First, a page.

Apologies for the (extremely long) hiatus. After blowing our June deadline last year (that's when we had optimistically thought we could submit our plans for our permit) we decided to put it off until the next spring (otherwise, if you start building too late in the summer, you end up with snow falling on your house before you have the roof on). The delay was a good idea. Stef got a job on a crew building someone else's house from the ground up, which means he got actual experience in putting in foundations, framing, and everything else, before doing it 'for real'. So that was good. And it gave us time to hash out the final details on the plan.
To be honest, I have had very little to do with it all for a while now. I've left the nitty gritty details in Stef's hands, and since I don't really know what an I-beam is or how trusses work, it's just frustrating for everyone involved if Stef tries to explain it to me. But this is good. Stef has a full time job working it all out, and I can avoid the stress by just avoiding it entirely. Eventually this is bound to catch up with us (like when I realize that the plans have changed and the house is missing a room, or something, and it's too late to pipe up.) But for now it seems to work.
So come March (2011) Stef had the plans all finalized, and submitted to the city for permission to build. Then I jetted off to Tanzania for 2 weeks on my own (work bought the ticket) leaving Stef to do some soapstone carving (he's amazingly talented at this - I reckon it's our gravy train) and fret about starting the build. Just when I got back the permit arrived (on Tuesday, 19 April, for the record). And immediately (the very next day) the blasters arrived to start blowing back the rock, so Stef can put in a driveway and the foundations. How exciting!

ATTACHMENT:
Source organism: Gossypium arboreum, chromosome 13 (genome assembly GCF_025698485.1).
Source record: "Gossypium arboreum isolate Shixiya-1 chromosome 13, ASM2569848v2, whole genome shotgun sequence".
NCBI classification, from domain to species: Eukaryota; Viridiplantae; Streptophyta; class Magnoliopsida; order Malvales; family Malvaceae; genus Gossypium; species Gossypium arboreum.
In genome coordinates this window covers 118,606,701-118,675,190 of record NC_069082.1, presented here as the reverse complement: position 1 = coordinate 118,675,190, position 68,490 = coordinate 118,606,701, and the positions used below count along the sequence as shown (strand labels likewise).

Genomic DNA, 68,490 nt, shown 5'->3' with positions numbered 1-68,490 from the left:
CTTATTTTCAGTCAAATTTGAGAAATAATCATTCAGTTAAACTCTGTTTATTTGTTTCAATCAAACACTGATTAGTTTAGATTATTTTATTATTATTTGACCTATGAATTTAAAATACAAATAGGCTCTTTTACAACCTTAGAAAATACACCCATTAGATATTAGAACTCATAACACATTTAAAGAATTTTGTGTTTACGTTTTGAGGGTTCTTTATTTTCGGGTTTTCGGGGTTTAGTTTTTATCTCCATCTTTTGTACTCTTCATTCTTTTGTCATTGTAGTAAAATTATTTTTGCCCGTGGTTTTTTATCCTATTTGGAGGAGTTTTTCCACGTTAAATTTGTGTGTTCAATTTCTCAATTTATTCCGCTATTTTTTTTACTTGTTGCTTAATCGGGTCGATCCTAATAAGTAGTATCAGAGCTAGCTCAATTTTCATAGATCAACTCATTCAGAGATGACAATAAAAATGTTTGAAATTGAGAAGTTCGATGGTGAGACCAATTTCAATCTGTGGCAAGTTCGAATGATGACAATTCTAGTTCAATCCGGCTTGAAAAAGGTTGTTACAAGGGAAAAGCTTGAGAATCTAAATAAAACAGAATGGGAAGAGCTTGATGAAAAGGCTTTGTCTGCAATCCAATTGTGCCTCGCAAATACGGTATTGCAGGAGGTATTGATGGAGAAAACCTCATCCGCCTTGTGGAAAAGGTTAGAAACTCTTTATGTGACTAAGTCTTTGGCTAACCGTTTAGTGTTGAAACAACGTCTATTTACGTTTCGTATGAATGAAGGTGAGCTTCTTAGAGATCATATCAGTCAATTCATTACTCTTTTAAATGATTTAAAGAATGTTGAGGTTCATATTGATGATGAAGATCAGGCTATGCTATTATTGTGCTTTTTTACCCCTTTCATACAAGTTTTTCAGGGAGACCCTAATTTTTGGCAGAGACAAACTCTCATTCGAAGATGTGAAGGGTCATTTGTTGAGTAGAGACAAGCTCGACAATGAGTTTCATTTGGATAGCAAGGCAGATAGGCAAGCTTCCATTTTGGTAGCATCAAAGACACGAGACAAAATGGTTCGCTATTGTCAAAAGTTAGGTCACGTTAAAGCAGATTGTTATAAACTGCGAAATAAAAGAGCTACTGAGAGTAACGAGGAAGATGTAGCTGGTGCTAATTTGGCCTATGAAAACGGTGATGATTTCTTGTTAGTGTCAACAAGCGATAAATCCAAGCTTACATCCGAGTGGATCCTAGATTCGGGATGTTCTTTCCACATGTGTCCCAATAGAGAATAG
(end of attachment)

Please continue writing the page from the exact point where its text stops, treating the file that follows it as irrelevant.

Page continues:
Stef has bought a wildlife camera - a digital camera, fed by a pack of AAs, that can be strapped to a tree and has a camoflagued, locked casing, and which can be programmed to take pictures either when it senses movement or, in our case, every 5 minutes or so (we thought about this one and this one, but got this one). In this way we'll get a stop-frame photo montage of the house being built! I argued for one picture an hour, but Stef convinced me that more is better. If this takes 18 months, we'll have about 80,000 photos to contend with. Golly.
But there's plenty to do in the meantime. Though we have a building permit from the city, we still don't technically have permission from the people who own the development, who need to approve our design for general issues of style and taste. We don't anticipate this will be a problem. But they're asking us what colour we want it to be (apparently 'green' wasn't specific enough. We've settled now on 'cushing green', which my computer screen shows as grey, but really it's green). Not sure what colour the roof, windows, doors and garage will be... but do they really, really care? Amazing.
Over Easter weekend we went ski touring - the Spearhead traverse, from Blackcomb to Whistler in 3 days - which was a great way to forget about the build for a bit (no time to think, at all, during the grueling uphill hikes, sun-baked glacial views, and general exhaustion!). Between that, the arrival of spring (including frogs at night and hummingbirds by day), my recent African safari and the Big Build, I can't decide what to think about in any given moment. My brain flits from one adventure to the next, and I definitely can't keep my mind on work...